Williams also paid $15,000 for the catering at the 2011 wedding of McDonnell’s daughter.
Star Scientific sells Anatabloc, a dietary supplement that uses a chemical found in tobacco and other plants to fight inflammation, and facial cream.
The company filed suit against the commonwealth in July 2011, challenging a 2002 sales and use tax assessment on tobacco curing barns it owns in southern Virginia. The company has told investors that if it loses the suit, it will owe the state $1.7 million in back taxes, penalties and fines.
Cuccinelli has not personally intervened in the suit, his office has said.
Both parties say the case has been handled as a routine tax issue. Cuccinelli’s spokesman said the staff attorney on the case did not initially seek outside counsel because neither she nor her supervisor knew Cuccinelli owns company stock.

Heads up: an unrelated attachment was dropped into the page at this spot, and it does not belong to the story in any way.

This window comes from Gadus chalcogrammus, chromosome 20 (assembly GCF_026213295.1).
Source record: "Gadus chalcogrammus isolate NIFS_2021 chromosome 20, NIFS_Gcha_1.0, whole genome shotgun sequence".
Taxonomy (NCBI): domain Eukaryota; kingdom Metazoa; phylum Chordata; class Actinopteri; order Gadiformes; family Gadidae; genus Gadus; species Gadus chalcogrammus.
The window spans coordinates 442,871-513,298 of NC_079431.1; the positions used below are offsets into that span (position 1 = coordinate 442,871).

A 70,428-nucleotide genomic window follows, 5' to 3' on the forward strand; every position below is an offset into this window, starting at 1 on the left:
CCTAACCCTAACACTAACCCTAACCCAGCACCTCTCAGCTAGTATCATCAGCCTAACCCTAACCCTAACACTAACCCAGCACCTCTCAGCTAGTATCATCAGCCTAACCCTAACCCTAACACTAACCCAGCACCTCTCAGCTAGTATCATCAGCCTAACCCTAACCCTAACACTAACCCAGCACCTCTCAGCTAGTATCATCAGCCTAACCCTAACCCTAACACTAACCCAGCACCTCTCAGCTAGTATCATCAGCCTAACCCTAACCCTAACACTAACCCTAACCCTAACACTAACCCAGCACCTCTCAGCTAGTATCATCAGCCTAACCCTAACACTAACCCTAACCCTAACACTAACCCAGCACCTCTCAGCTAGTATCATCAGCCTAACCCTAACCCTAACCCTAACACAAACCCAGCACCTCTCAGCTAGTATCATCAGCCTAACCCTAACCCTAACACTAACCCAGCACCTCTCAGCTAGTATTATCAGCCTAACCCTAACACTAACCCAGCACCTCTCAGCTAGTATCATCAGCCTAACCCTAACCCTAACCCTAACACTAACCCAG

On Sunday, The Washington Post reported that Cuccinelli also initially failed to disclose holdings in the company, as required by law.
A campaign consultant said the omission was an administrative oversight. He said it happened when Cuccinelli did not immediately realize a second purchase of Star Scientific stock by a financial adviser pushed the value of his total holdings above $10,000. Virginia law requires that elected officials disclose all holdings of at least that size.
In 2012, Cuccinelli realized the error and amended his 2011 form to reflect the holding, the consultant said. In January, he reported that he owned between $10,001 and $50,000 in Star Scientific stock last year.
In 2010 and 2011, Williams also gave Cuccinelli $6,700 worth of Anatabloc as well as the use of a lake house and boat, together valued at $3,000, and transportation to Kentucky, valued at about $3,200.
Laura Vozzella contributed to this report.
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